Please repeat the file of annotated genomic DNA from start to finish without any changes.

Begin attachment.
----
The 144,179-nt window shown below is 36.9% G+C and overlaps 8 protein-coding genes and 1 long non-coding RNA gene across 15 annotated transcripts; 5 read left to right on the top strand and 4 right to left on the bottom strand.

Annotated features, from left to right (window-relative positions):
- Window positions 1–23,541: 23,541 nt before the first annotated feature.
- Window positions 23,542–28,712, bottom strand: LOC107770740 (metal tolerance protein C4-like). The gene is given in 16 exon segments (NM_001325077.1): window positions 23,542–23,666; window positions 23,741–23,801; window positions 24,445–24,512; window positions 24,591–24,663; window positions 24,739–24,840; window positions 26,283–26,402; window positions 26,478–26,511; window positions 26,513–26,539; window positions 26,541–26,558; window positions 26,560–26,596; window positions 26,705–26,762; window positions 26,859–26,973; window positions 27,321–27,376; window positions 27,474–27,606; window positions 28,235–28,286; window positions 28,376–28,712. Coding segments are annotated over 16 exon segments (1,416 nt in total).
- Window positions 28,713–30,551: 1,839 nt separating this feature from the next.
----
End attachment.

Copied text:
The 144,179-nt window shown below is 36.9% G+C and overlaps 8 protein-coding genes and 1 long non-coding RNA gene across 15 annotated transcripts; 5 read left to right on the top strand and 4 right to left on the bottom strand.

Annotated features, from left to right (window-relative positions):
- Window positions 1–23,541: 23,541 nt before the first annotated feature.
- Window positions 23,542–28,712, bottom strand: LOC107770740 (metal tolerance protein C4-like). The gene is given in 16 exon segments (NM_001325077.1): window positions 23,542–23,666; window positions 23,741–23,801; window positions 24,445–24,512; window positions 24,591–24,663; window positions 24,739–24,840; window positions 26,283–26,402; window positions 26,478–26,511; window positions 26,513–26,539; window positions 26,541–26,558; window positions 26,560–26,596; window positions 26,705–26,762; window positions 26,859–26,973; window positions 27,321–27,376; window positions 27,474–27,606; window positions 28,235–28,286; window positions 28,376–28,712. Coding segments are annotated over 16 exon segments (1,416 nt in total).
- Window positions 28,713–30,551: 1,839 nt separating this feature from the next.